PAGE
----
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Explain This Corpse

June 12, 2021

I cannot explain this corpse; neither could Hamlet. Neither can anyone, which is why the urge for necromancy is so strong.

The title poem of Kirsten Kaschock’s volume, Explain This Corpse, considers Ophelia’s fate and refuses to see her or anyone like her in the conventional way, asking “why more adored/minnow-lipped than when she/breathed air, spoke?” The female speaker of the poem declares that “my crush of crones know several rivers–/one is age” and that “us sisters/learned to swim” and have become
“deepened eel-alls we
–our slimy lengths of ladyparts slick
with the knowing-how and the not-
dying.”
Rather than admire the traditional flower-strewn image of drowned Ophelia, the speaker urges us to “quit the mown flowers” and reveals that close up, “they’re shame—the switches that welt/a drowned girl.”

This title is well-chosen for a volume of poetry that opens up more questions and raises more mysterious possibilities than anyone can entirely keep track of, much less completely account for.

How can we believe the evidence of our senses about something like evening, asks the poem “Sometimes Evening is Believable,” and part of the answer is that “night coming down hard/is a mere symptom, and dying a hard/unsimple business. Evening has always been/a preparation for having been.”

What would it be like if we took a darkly humorous observation by the handmaid of Atwood’s novel and tried to analyze it literally, as in “To Have Made Oranges Happen”? We end up asking “what is a miracle but giving/in to the grief of late-stage/capitalism? And that leads to a wish: “If you have enough/of one thing, may you get/something else and it be blessedly/terminal.”

When someone wants to feel numb but instead feels “an Othellish/handkerchief of snow” is it because “I place my face into/the face of my beloved once-removed: this is/both infidelity and punishment for it”?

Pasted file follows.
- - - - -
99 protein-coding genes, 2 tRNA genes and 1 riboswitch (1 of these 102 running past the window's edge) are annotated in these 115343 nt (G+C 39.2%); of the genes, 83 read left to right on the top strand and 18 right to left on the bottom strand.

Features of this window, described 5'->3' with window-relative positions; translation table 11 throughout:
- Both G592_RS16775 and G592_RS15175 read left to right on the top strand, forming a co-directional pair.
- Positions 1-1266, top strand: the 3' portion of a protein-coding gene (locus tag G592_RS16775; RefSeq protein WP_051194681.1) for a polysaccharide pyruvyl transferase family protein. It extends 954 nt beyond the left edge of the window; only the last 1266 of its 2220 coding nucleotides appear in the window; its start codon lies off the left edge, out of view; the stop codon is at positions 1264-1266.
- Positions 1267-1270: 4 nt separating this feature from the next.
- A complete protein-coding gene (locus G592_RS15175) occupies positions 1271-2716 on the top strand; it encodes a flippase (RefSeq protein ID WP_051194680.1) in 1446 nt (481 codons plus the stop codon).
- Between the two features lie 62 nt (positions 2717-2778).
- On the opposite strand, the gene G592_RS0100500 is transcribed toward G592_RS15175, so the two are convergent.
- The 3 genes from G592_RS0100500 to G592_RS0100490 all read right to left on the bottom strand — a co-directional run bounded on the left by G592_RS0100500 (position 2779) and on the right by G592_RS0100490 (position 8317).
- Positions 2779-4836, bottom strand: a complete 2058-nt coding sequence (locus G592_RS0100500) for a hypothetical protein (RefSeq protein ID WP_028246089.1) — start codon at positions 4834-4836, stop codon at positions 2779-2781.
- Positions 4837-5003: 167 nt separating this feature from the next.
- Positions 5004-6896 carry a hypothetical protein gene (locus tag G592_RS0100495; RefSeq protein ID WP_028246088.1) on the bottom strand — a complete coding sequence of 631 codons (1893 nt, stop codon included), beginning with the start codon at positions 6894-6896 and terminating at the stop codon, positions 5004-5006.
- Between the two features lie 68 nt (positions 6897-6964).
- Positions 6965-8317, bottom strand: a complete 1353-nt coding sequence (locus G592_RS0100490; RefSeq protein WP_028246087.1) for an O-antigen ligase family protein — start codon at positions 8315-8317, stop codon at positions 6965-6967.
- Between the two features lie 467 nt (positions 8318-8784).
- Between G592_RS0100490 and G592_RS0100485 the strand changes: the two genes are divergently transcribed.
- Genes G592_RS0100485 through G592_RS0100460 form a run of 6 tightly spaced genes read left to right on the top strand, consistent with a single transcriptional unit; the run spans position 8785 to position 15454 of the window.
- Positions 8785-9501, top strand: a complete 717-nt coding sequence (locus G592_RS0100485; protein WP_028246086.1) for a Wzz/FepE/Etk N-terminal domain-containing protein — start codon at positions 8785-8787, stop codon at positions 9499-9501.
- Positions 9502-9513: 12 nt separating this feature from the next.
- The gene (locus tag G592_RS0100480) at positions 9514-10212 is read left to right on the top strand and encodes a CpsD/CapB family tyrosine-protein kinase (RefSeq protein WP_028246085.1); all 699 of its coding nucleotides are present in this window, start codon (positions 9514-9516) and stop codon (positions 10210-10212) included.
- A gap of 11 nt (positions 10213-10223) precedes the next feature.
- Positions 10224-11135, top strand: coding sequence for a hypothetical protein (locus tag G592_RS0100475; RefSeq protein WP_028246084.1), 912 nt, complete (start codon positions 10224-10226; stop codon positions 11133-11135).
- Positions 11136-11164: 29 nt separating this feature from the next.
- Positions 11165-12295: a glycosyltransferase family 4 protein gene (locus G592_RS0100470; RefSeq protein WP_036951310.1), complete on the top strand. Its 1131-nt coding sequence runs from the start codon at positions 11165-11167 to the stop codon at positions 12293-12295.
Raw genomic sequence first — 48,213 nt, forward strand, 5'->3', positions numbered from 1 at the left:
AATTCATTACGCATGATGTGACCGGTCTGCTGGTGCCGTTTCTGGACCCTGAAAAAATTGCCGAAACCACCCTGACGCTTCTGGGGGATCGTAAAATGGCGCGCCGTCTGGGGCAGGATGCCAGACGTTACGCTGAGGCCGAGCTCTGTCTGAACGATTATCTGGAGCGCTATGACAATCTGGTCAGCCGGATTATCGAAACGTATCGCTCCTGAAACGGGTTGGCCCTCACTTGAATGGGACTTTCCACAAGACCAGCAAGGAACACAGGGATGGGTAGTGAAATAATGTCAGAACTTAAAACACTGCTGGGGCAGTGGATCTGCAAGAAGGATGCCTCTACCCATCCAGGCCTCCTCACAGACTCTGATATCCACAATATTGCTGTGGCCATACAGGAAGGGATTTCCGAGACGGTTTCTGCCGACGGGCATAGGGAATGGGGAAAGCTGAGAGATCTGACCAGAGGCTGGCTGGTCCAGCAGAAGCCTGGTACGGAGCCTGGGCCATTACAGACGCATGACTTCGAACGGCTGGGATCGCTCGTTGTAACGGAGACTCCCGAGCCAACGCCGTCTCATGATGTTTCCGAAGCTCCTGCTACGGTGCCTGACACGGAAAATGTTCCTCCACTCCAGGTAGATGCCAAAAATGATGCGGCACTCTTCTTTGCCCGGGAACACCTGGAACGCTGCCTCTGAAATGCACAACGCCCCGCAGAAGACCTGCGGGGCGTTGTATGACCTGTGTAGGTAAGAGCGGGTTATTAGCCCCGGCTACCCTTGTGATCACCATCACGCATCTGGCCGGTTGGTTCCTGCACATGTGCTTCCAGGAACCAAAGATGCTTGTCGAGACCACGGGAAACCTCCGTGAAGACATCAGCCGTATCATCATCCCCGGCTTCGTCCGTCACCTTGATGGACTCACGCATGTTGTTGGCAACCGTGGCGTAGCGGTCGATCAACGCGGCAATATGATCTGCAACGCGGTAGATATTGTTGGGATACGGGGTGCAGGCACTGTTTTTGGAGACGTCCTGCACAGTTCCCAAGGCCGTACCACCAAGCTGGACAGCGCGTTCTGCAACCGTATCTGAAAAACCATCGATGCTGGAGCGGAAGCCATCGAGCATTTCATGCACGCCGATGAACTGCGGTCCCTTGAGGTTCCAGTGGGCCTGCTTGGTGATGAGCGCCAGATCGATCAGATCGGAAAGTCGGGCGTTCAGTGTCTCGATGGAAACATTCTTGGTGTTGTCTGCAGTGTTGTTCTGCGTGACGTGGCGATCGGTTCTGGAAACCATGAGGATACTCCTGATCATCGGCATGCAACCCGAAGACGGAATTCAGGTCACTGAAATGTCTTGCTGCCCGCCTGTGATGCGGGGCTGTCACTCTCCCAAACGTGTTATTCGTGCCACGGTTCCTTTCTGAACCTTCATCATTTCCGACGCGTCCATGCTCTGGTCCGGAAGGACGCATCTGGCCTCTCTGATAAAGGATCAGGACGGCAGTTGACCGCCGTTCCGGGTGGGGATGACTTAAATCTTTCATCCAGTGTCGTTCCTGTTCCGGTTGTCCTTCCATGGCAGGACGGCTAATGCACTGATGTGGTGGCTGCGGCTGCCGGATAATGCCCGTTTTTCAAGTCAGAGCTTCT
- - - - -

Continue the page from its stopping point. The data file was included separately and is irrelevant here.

Why does reading affect the way we live our lives? In the long poem “O Nibiru,” there’s a part where the speaker of the poem says “I’ve been told, repeatedly, that Elizabeth Bishop is a cold fish” and that “I feel like you and I could not have been reading the same Bishop. If you said that.” And there’s a description of reading Neal Stephenson’s novel Seveneves, when “we are fifty pages from the moment the book leaps five thousand years into the future. We joke about skipping those fifty pages.” Why, the speaker asks, do “we think we can solve every situation by adjusting personal action”?

Where is it that
“there are too many doors to come through
too many brutes coming through too many doors
too much pull and push too many thumbs on
phones texting too-quick proofs of love—good-
byes or sorrymoms—too much glass to brom up
too much blood to mop from tile floors too many
books silent-strewn across hall or class too many cool
kids pissing their pants in closets”?
The title of the poem “There are Too Many Entrances and Too Many Exits,” with its attribution to “Dan Patrick, Lt. Governor of Texas, May 2018” makes it clear where this is. Or does it? How many more “too manys” can you think of?

We may want from this volume of poems what the students in “My Students Want My Tenure” want: “they want a little bit of someone-who-admits/-mistakes from someone who never makes them” and “they want/a teacher who knows all the things so they/need not click on needless links.” But we will not get it. We’ll have to keep reading and thinking and maybe twisting words and sounds around in the lovely and lively ways these poems show us, as we continue to mull over meaning and mortality.

4 Comments leave one →
  1. June 12, 2021 4:45 pm

    Evening is a preparation for having been… what a great line!

    • June 14, 2021 2:06 pm

      It is a great line. There were so many great lines it was hard to choose.

  2. June 13, 2021 4:06 pm

    Going to look for this one! I love a good modern re-examination of classic literature. And I do think Ophelia deserved better.

    • June 14, 2021 2:07 pm

      I do think you’ll enjoy reading the entirety of the title poem, with its watery women.

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